Mr. Ed Parker, the Founder and Grandmaster of Kenpo Karate
Kenpo in Mr. Parkers Own Words
In recent years, the Japanese have popularized an approach to self-defense developed over the Centuries by the Chinese. Today only, the Japanese name has become widely known-Karate, meaning empty hand. Karate, which strikes with the various natural weapons (side of the hand, elbow, heel of the foot, etc.) should not be confused with Judo or Jiu-jitsu, which are roughly speaking Oriental forms of wrestling, Kenpo (law of the fist) Karate is one of the rapidly expanding schools of thought in the United States.
There is not nor was there ever a pure art of Karate. It is difficult to establish an accurate family tree for the many self-defense styles that are now spreading to the West because there styles were founded by individuals who quite naturally borrowed, specialized, and contributed ideas of their own. To the extent, a style is based on logic rather than tradition it is neither Japanese nor Chinese, Oriental nor Western. It is what it is.
Kenpo Karate strives to produce students free from mass brainwashing. These individuals often start schools of their own. Much of the knowledge in Kenpo Karate such as the weapons (such as the tiger's claw and the leopard punch), the movements, etc. comes from the Chinese. This is not because we wish to fight like a Chinese but because the ideas are good.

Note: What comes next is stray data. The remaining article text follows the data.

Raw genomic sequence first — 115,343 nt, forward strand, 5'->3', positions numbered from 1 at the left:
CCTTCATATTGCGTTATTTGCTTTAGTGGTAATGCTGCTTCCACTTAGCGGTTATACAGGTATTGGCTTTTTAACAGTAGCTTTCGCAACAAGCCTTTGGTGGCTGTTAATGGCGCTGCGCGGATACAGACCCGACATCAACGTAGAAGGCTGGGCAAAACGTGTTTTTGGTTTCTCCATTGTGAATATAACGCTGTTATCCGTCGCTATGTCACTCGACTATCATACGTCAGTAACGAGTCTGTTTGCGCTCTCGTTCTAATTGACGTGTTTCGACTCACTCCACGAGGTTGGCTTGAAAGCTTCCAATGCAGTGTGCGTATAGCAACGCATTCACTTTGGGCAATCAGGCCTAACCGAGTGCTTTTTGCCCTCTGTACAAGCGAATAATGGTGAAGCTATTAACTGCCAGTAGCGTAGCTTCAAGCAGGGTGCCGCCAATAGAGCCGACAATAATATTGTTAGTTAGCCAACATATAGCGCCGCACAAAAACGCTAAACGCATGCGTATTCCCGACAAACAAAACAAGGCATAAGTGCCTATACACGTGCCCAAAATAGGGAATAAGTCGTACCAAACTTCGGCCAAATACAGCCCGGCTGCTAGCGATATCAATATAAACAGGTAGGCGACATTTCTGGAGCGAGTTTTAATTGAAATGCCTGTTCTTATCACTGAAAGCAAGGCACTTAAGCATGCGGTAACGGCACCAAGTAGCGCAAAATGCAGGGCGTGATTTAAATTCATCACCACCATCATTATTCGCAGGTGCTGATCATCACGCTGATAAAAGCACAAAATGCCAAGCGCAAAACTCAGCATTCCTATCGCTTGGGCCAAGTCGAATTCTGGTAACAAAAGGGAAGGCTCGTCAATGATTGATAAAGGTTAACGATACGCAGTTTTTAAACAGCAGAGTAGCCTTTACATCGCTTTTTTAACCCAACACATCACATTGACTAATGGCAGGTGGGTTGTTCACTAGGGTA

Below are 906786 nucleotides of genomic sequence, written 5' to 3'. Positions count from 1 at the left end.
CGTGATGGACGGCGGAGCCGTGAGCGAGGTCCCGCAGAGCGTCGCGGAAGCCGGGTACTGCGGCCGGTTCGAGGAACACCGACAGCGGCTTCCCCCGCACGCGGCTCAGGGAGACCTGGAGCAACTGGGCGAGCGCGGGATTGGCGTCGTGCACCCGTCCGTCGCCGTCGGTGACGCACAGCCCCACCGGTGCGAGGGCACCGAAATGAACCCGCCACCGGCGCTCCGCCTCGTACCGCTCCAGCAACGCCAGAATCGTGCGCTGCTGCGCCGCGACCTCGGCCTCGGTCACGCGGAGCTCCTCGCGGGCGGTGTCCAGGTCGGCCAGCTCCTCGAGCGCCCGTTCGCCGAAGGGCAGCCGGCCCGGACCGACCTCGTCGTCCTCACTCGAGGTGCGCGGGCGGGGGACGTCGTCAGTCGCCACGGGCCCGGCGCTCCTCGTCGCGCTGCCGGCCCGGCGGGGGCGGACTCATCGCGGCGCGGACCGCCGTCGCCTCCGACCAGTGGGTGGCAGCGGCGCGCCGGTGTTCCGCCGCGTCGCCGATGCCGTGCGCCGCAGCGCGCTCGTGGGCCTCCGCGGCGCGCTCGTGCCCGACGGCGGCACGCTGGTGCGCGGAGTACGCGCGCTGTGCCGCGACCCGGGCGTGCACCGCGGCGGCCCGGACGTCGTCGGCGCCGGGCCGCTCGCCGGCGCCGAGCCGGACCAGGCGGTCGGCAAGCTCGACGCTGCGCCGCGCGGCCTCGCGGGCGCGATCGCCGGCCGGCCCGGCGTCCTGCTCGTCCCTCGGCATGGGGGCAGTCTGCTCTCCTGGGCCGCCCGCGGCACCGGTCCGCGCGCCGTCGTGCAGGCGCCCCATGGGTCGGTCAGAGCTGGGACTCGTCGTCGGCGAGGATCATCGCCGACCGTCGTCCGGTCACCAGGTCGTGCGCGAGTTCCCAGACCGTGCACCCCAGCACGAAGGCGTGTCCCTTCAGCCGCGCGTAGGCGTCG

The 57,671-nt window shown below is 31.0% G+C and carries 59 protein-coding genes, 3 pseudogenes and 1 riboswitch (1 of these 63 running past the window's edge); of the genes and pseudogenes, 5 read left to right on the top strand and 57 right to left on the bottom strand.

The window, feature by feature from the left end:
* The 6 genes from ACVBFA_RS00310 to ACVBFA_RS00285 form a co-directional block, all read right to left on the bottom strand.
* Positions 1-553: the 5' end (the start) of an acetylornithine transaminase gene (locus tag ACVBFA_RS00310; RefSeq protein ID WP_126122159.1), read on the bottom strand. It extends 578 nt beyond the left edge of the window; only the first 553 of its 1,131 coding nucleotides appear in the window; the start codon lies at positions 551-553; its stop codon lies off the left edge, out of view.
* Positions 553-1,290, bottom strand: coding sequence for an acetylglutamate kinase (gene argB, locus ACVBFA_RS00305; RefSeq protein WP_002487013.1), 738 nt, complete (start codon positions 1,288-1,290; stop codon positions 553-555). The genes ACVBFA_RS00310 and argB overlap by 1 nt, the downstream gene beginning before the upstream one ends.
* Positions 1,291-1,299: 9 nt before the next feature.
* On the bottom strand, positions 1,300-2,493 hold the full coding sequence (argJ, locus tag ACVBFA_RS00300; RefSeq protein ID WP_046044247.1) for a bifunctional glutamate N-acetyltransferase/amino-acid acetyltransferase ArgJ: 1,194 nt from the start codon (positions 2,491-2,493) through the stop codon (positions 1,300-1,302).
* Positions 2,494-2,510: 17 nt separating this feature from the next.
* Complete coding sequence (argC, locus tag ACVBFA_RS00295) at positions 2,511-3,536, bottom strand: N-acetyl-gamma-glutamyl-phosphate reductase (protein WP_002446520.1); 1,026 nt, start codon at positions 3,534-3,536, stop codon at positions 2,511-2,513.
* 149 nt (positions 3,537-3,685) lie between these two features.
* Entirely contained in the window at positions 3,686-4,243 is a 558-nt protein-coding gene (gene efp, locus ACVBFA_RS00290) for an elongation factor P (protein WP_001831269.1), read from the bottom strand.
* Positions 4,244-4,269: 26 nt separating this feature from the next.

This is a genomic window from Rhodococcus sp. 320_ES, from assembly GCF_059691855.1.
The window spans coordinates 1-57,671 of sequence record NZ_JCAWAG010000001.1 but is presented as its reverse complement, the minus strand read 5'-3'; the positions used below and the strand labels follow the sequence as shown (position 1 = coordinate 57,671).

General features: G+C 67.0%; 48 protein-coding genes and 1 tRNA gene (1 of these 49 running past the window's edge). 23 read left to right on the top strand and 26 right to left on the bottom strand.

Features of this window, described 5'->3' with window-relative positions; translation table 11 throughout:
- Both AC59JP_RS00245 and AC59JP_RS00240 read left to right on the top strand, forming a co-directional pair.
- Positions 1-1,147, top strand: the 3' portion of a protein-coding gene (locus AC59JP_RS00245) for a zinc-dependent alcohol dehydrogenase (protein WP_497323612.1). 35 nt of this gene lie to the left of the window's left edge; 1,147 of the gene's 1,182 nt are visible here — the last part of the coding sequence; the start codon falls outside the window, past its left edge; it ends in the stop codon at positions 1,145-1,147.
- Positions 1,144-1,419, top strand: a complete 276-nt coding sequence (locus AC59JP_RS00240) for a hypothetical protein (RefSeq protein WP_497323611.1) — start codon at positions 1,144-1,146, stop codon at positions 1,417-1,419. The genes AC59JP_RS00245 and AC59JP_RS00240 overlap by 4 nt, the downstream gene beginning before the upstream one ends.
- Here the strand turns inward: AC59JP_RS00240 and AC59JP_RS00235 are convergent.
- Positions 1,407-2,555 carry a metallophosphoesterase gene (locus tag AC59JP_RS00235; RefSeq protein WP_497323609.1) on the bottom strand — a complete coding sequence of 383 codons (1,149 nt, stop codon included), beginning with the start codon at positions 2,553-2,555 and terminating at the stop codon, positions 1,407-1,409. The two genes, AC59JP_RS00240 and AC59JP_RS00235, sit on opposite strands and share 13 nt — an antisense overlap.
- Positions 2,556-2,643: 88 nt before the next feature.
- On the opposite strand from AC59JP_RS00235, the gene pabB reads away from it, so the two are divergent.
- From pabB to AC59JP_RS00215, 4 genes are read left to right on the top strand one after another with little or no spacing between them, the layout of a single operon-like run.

Many worthwhile principles are found in Zen but contrary to current propaganda, becoming interested in Zen is not the logical result of proficiency in self-defense. The current theme of the "philosophy" or the "way of life" of Karate is too often fancy trimming covering up an inadequate approach to self-defense. The publicized humility of many so-called masters is sometimes only a boast of their intention to avoid a fight and well they had better.
Kenpo Karate demands that fighting be considered realistically, a feature frequently lacking in the self-defense arts today. The movements must be considered against the yardstick of modern day street fighting. Some styles are trying to pass off, as self-defense techniques, movements originally intended as exercises. It is one thing to play quick draw with blanks and quite another to use real bullets. Another item often not taken into account is physiological differences. The art must be made to fit the individual, not the individual to fit the art.